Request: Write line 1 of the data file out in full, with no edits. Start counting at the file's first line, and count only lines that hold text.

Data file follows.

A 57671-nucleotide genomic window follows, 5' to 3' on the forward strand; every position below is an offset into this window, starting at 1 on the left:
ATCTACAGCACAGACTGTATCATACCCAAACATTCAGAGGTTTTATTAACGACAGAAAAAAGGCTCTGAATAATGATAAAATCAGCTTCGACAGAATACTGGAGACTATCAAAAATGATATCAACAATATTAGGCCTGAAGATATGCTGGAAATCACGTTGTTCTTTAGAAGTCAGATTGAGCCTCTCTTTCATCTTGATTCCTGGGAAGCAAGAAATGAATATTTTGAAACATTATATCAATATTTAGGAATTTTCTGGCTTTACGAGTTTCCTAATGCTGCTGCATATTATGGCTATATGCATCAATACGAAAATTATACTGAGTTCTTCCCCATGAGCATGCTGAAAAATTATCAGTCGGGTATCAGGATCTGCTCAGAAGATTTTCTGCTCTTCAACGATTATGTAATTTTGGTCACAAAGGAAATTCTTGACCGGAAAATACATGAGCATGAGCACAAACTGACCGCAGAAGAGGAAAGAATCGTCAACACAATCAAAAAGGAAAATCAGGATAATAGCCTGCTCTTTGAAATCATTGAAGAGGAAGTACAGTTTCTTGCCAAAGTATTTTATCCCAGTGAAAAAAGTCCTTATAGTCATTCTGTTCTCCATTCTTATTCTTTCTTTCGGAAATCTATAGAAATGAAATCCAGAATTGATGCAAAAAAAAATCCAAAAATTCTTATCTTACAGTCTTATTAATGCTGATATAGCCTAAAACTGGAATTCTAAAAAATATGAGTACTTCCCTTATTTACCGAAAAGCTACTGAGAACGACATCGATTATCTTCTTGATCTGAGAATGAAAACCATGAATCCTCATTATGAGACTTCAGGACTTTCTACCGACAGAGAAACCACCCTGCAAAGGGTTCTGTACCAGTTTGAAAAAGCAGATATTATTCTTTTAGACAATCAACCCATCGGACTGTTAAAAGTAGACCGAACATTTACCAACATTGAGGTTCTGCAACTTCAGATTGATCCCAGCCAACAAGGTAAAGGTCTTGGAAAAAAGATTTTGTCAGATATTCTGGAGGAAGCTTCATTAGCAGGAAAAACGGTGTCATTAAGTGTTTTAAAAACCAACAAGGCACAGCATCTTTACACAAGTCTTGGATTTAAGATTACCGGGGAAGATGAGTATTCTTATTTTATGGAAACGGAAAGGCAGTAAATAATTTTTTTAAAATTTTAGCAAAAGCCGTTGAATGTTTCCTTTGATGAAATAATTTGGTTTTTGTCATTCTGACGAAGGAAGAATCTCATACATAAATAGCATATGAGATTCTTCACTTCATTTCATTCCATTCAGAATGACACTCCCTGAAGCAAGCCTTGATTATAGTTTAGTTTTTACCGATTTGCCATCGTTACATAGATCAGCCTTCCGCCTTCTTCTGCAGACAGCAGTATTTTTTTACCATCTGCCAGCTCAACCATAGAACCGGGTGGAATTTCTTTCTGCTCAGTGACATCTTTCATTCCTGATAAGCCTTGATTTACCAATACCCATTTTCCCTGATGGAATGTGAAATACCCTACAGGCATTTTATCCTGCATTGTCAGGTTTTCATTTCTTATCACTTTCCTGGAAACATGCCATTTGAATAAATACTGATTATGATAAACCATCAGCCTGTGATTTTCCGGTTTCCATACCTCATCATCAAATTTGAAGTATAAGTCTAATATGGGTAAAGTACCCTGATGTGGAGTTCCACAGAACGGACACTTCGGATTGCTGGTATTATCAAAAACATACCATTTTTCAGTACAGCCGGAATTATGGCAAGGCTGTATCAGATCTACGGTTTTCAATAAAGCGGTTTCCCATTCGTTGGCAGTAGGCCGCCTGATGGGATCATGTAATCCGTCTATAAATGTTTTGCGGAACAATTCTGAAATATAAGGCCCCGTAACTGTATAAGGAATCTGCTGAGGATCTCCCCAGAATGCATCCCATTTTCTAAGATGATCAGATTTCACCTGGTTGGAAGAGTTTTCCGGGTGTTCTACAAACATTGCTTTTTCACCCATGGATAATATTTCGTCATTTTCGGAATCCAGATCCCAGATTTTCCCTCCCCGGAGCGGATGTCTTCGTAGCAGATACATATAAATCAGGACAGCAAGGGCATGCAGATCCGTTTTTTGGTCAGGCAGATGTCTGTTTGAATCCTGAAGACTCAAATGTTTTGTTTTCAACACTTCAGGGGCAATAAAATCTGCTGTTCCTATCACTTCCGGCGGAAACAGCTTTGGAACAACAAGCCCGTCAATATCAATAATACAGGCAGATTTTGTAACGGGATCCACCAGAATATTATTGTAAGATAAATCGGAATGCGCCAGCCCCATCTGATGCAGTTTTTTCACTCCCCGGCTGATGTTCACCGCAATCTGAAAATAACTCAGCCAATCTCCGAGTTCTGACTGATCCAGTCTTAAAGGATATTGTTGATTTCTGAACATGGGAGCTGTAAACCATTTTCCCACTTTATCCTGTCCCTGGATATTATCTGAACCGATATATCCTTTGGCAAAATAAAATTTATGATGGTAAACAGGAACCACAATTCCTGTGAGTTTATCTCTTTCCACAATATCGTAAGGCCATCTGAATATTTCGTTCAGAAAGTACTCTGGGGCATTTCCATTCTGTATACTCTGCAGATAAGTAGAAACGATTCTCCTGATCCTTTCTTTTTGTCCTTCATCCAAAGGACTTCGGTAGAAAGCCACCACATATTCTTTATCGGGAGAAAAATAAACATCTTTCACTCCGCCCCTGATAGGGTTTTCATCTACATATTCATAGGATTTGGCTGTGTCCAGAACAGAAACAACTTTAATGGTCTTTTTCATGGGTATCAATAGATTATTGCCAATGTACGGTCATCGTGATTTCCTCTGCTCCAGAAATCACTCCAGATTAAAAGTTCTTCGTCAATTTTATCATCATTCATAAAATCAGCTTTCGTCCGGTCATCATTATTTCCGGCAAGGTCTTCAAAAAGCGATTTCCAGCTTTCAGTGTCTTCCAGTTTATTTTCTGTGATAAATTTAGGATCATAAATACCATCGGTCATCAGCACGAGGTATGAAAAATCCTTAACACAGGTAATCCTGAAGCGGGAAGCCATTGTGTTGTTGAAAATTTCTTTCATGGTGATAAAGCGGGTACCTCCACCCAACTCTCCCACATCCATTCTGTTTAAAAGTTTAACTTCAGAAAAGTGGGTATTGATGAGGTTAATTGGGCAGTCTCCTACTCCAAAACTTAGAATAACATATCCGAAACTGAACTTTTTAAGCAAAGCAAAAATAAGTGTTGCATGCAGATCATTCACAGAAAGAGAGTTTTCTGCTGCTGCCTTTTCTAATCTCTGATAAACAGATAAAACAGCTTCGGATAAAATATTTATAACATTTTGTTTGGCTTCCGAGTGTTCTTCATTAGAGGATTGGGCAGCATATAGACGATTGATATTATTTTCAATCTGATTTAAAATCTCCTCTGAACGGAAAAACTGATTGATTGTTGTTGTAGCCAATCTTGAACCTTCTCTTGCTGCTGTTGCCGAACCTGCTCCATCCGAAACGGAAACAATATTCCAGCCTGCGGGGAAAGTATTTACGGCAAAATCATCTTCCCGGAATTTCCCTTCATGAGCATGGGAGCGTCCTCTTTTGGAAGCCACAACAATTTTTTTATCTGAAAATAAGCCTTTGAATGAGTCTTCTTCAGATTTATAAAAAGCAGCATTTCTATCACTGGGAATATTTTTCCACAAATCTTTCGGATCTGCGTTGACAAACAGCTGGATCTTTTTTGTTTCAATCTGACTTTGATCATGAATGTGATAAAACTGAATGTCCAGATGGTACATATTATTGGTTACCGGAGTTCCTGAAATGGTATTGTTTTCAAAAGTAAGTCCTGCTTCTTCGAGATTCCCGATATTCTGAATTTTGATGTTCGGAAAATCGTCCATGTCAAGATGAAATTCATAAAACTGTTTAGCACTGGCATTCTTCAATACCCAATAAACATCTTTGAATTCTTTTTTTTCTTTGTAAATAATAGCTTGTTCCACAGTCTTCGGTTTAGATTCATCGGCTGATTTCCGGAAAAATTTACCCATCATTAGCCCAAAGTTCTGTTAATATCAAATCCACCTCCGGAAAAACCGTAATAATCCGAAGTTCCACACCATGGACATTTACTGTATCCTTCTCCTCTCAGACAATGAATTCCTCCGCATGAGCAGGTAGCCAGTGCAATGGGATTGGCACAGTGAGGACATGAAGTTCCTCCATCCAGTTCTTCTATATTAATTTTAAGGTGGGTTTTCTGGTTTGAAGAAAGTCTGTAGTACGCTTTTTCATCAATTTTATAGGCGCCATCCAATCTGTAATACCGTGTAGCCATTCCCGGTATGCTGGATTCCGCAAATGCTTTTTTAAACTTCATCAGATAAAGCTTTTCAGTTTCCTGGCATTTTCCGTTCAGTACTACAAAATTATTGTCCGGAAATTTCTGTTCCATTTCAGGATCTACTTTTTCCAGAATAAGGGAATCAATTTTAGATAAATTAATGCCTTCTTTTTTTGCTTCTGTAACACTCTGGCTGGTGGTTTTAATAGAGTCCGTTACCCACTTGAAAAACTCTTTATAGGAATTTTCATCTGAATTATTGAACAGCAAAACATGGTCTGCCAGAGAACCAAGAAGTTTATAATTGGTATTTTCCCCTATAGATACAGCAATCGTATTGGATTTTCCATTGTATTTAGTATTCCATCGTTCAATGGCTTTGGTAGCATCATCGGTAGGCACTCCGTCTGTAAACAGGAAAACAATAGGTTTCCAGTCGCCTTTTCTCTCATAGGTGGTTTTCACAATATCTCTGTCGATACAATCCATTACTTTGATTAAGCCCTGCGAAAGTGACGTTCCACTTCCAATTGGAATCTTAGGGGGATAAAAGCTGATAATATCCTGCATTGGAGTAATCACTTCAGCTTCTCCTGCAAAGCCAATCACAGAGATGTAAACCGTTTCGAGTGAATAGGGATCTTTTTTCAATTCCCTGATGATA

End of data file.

A 57671-nucleotide genomic window follows, 5' to 3' on the forward strand; every position below is an offset into this window, starting at 1 on the left: